$75 million for a CGI cartoon seems awfully cheap, but I guess I'll take their word for it. The film made a profit of $725 million, which makes it a HUGE hit no matter how you look at it.

Winner: Neither of us.


Kyle: Let’s just pretend this one doesn’t exist, okay? At least we’re getting ecto cooler back because of this.

Bob: By the gods, I'll be glad when this thing finally crashes and burns, er, I mean comes and goes, so I can stop hearing about it forever.

So they didn't even bother to come up with an original poster? It looks like all they did is take the old one, use the "bevel" function in Photoshop to give it a bit of dimension and call it a day. Disappointing.

I think it might do OK in its first week, as curious moviegoers come out to see it. Once word of mouth gets out, it'll have a 110% drop off in its second week. Yeah, I know what I said. 110%.

Budget: $144 million
Worldwide Box Office Gross: $229 million

Kyle denied the very existence of this film, which I guess is a negative, while said it would crash and burn (and ranted about the poster).

The movie couldn't manage to make back twice its budget, so it's definitely a bomb. Hopefully this will kill any plans for further abominations sequels.

Winner: Both of us.

Ice Age: Collision Course

Kyle: They’re still making these?

Bob: Are they in space now? I thought these things were about prehistoric animals?

Think about the poor people who spent their childhoods dreaming about becoming an animator, went to film school, worked hard, graduated, got a job at a major studio, and then were assigned to work on this.

Budget: $105 million
Worldwide Box Office Gross: $407 million

Both Kyle and I had nothing good to say about the film, but we didn't actually make any predictions as to how it would do.

Amazingly it somehow managed to generate a $197 million profit.

Winner: Neither of us.

Star Trek Beyond

Kyle: Need to see more to be convinced. Hopefully this buries Ghostbusters at the box office and kills its second weekend take.

Bob: I enjoyed the first one, but wanted to burn down the theater after seeing the second. I have zero hope or expectations for this one and hope it bombs so hard it leaves a crater.

The second movie was a weak retread of The Wrath Of Khan. This one looks like the Enterprise is destroyed, just like in The Search For Spock. So I can't wait until the next one, where they'll go back in time and save the whales again.

Budget: $185 million
Worldwide Box Office Gross: $341 million

Kyle hoped it would bury Ghostbusters. I was very mean to this one, saying I hoped it bombed spectacularly.

The film actually surprised me, as it turned out to be pretty darned good. Unfortunately it was a box office disaster, actually losing money for Paramount.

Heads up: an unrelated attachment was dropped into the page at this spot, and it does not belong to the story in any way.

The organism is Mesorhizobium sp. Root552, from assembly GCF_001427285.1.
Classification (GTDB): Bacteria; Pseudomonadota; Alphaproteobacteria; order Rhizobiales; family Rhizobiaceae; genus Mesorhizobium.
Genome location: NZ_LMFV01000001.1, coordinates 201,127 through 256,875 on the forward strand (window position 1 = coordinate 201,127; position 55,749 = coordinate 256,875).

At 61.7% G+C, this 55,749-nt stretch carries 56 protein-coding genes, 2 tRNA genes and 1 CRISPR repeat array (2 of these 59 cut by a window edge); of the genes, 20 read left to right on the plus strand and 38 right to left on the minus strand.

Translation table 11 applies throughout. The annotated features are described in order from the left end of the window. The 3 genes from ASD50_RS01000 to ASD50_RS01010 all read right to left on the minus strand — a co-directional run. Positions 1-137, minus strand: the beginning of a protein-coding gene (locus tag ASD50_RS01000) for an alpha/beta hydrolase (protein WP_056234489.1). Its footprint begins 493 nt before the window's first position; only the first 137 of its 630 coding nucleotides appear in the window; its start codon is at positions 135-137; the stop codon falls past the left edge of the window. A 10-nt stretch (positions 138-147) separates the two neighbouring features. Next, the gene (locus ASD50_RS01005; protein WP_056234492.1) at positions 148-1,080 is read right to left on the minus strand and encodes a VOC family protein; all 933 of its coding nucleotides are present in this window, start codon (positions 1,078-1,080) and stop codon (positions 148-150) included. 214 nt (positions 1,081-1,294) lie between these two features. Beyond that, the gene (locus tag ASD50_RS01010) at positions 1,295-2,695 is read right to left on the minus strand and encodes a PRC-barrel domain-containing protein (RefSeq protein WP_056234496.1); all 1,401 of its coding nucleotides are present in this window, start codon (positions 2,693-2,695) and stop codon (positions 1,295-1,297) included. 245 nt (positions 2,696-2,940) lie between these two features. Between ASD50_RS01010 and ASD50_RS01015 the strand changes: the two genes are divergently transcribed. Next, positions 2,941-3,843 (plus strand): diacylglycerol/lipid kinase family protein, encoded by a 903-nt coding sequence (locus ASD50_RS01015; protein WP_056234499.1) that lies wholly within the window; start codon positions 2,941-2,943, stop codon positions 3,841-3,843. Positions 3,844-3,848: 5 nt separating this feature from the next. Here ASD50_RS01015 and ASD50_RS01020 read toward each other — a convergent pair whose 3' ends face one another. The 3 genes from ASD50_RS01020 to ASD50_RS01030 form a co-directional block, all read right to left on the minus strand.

Winner: Me, sadly.

Jason Bourne

Kyle: Sleeper hit of the summer. $700 million plus.

Bob: I don't know about that... I've seen all these movies, but couldn't tell you what happened in which one if someone held a gun to my head. I think it'll do OK at best.

Budget: $120 million
Worldwide Box Office Gross: $413 million

Kyle boldly predicted this film would be a huge box office smash, while I said it would do OK at best.

Based on our box office formula, it made a modest $173 million profit.

Winner: Me, I guess.

Suicide Squad

Kyle: Keep trying, DC. Keep trying.

Bob: I have little or no interest in this one, but I think if any movie can break the DC movie curse, it'll be this one.

Budget: $175 million
Worldwide Box Office Gross: $745 million

Kyle made vaguely negative comments about the film, while I predicted it would break the "DC movie curse," which I think was a comment about the quality of the film, not a prediction about its financial success.

Turns out it's a huge box office success, against all logic and reason, making almost a $400 million profit.

Winner: Neither of us.

The Magnificent Seven

Kyle: Is Hollywood trying to make “modern” westerns still a thing?

Budget: $90 million
Worldwide Box Office Gross: $160 million

Kyle made sort of a negative statement, while I apparently refused to comment at all.

It wasn't a terrible film, but unfortunately it hasn't been able to scare up anywhere near twice its budget, so it's a bomb. Don't look for The Magnificent Eight anytime soon.

Winner: Kyle, I suppose.

Miss Peregrine’s Home For Peculiar Children

Kyle: “We’re almost out of Divergent and Maze Runner movies! Quick, find a new franchise!”

Bob: Oh god no, this is a series of books? Did not know that. I don't see any sequels in its future. I feel like the public is over Tim Burton and his fatal doses of whimsy.

Budget: $110 million
Worldwide Box Office Gross: $281 million

Kyle was vaguely negative, while I was a little more firm in my prediction of doom.

Somehow the film made a $61 million profit, which is frankly shocking to me.

Winner: Neither of us.

The Girl On The Train